From Pavel Haas's Four Songs on Chinese Poetry we heard on this occasion just the last Probděná noc (Sleepless Night).  A taster - anyone interested should check out the recording by Wolfgang Holzmair, Spiritual Resistance : Music from Theresienstadt which includes large portions of Karel Berman's Reminiscences, a long series of works written from 1938 to 1945 Berman a singer, was the dedicatee and performer of Haas's song in camp.  The photo at the top of this article shows Pavel with his brother Hugo Haas, who was a major movie star and director in their native Czechoslovakia; Read more about Hugo's prophetic film The White Plague HERE.  Pavel ended up in Terezin but Hugo escaped to Hollywood where he continued to make movies, eschewing the big studios to do what he believed in. Read my article Strange Afterlives: Pavel and Hugo Haas Incidentally, most of Hugo's later films reference the "old world" and one even incorporates "Polish theatre", the sub-genre of music theatre and cabaret popular in Yiddish communities. with which so many composers on this programme were associated.

Haas got only one song in this concert to make room for others, but he was and is a very significant figure. For example the highly prolific Viktor Ullmann, represented here by one song, Um Mitternacht im Schlafe schon from his collection Geistliche Lieder Op 20.   Songs on "Chinese" and other oriental themes  were popular throughout Central Europe because they represented a longing for exotic cultures and wern't exclusive to Holocaust composers, though the themes apply. How far these composers knew about the exceptionally brutal Japanese invasion of China, which beganin 1931, I don't know.  Haas and Ullmann are famous enough that they could have recitals devoted to themselves so this concert was a chance to hear musicians like Martin Roman (1910-1996) whose Karussell, Wir reiten auf hölzernen Pfreden was heard here.  Karussell is a particularly good piece, its honky tonk rhythms evoking the circular motions of a fairground carousel. Except that in this case the circus was macabre and the constant flow meant cattle cars. Roman was in Terezin and filmed playing with his band in the Nazi propaganda films which also showed Pavel Haas and Hans Krása.  This concert also commemorated Josima Feldschuh (1929-1943) who died aged only 12 of illness while in hiding. Fortunately her manuscripts and other material were discovered in an archive in Israel a few years ago. Although the piano works we heard weren't much in themselves the very fact that they were written and miraculously saved is a sobering thought.  Another discovery: Gideon Klein's Topol (The Poplar Tree) with spoken narration by Stephen Muir, who uncovered the work, and Věra Müllerová  as pianist.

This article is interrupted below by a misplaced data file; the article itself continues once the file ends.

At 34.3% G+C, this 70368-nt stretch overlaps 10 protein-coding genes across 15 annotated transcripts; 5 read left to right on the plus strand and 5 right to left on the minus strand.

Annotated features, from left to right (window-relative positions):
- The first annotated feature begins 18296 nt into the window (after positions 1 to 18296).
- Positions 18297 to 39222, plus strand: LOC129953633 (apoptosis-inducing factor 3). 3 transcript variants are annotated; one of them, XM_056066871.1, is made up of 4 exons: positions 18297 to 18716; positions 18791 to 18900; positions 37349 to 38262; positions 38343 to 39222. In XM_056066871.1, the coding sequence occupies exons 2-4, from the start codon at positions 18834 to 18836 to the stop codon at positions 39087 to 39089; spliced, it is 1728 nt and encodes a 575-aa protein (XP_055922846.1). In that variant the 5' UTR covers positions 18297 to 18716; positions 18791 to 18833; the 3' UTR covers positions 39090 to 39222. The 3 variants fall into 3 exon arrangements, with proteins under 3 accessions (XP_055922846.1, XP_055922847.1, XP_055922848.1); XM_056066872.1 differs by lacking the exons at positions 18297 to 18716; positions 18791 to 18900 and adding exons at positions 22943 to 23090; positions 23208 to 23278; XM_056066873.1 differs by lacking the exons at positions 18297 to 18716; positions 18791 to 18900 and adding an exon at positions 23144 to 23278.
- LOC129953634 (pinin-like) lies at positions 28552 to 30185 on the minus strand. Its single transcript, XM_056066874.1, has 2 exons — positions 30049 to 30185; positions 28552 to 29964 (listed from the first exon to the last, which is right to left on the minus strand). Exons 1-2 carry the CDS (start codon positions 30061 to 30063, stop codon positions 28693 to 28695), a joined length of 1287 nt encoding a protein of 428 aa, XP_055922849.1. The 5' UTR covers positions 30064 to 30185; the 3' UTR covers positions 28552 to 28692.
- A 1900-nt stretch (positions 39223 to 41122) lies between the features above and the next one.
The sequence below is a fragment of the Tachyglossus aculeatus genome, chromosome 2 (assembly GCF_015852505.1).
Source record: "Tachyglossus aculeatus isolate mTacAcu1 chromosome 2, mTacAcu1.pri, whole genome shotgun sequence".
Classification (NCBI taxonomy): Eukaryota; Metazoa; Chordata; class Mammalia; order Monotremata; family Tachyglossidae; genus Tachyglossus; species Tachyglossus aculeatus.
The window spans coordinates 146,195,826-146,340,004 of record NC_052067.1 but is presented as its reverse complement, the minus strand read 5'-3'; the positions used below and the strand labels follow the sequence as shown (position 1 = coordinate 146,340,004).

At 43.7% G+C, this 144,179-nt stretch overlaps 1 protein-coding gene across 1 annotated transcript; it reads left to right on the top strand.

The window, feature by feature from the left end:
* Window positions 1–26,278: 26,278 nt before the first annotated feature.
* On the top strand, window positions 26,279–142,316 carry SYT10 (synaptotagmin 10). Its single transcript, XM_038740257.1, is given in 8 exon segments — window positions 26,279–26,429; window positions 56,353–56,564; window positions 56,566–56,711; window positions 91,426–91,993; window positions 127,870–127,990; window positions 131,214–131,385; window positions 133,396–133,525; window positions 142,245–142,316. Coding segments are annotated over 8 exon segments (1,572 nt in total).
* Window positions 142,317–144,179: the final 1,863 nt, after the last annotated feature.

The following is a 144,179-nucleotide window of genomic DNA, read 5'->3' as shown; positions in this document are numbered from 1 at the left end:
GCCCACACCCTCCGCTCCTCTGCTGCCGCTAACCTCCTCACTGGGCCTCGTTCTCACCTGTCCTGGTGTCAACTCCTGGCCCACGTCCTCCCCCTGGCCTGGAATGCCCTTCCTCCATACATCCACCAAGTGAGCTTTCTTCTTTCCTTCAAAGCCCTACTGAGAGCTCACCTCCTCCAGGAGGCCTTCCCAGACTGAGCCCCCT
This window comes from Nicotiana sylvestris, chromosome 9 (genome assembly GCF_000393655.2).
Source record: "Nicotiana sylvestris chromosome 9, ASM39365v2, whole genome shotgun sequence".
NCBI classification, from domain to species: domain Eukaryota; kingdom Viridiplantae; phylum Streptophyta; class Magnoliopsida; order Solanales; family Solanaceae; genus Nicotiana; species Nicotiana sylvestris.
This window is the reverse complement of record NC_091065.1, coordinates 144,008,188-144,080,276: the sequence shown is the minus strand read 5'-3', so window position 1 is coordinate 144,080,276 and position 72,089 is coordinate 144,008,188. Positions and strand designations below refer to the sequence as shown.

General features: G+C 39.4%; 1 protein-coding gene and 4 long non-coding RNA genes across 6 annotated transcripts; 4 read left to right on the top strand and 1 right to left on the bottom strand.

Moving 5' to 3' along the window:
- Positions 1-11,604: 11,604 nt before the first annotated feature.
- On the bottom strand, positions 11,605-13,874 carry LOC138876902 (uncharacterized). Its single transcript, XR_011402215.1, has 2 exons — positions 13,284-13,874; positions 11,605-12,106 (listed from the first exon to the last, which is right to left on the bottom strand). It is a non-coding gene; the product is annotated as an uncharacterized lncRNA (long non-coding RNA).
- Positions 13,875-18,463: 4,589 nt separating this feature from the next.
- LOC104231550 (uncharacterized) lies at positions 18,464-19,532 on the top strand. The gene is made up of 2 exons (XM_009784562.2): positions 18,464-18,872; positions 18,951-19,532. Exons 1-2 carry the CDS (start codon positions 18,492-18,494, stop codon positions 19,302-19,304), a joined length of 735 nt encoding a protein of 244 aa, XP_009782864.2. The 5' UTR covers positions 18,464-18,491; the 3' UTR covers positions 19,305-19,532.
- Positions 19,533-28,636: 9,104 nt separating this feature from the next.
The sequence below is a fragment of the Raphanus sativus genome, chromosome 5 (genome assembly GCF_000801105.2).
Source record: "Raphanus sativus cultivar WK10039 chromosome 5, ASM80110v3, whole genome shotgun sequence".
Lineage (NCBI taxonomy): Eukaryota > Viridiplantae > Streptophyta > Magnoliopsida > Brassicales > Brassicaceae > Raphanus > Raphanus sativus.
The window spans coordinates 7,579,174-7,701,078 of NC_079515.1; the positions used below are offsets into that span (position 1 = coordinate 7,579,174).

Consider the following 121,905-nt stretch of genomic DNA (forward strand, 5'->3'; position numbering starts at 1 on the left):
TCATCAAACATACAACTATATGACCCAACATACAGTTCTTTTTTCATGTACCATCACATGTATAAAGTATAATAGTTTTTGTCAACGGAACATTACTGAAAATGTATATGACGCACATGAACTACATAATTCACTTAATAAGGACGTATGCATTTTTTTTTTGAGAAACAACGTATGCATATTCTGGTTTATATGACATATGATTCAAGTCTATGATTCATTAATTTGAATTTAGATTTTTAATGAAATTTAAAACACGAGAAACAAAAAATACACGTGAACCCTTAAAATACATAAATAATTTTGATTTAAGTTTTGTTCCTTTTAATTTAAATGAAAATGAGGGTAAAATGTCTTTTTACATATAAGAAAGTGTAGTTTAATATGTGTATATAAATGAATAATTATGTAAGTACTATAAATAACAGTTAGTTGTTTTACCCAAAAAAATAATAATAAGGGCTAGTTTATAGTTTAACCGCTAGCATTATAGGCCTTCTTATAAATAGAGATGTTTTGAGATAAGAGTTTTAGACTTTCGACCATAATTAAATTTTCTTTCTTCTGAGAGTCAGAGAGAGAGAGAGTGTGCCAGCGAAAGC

Then another piece, Hans Krása's Passacaglia & Fugue for String Trio, performed often enough to be a staple, particularly for violists, since the viola is given a prominent and very beautiful role reinforced by the depth of the cello.  As the piece progresses the mournful dignity explodes into more manic frenzy where the strings seem almost deliberately out of tune, before gradually retreating into short, unadorned phrases.  then the interplay between all three players is more balanced, the main theme taken up with gusto ending with a final definitive flourish   The players were, as with the Klein String Trio,  Benjamin Nabarro  Krzysztof Chorzelski and Gemma Rosefield.   This was followed by another UK premiere, Mikhail Gnessin's To the Memory of our Dead Children op 63, with the Leonore Piano Trio. Gnessin (1883-1957) was a Russian composer, who for a time lived in Palestine, and in his youth apparently dressed as an Orthodox Jew, though his musical interests were quite modern. His op 63, written in 1947, incorporates a fragment written by his late son The dead child lives on in his father's music  The programme concluded with Zikmund Schul's Two Chassidic Dances op 15, sturdily cheerful, despite having been written in a death camp.  And thus, a reminder that art has the power to make something worthwhile even in the maelstrom.



Original Content: Music in the Holocaust, Wigmore Hall

No comments:

Post a Comment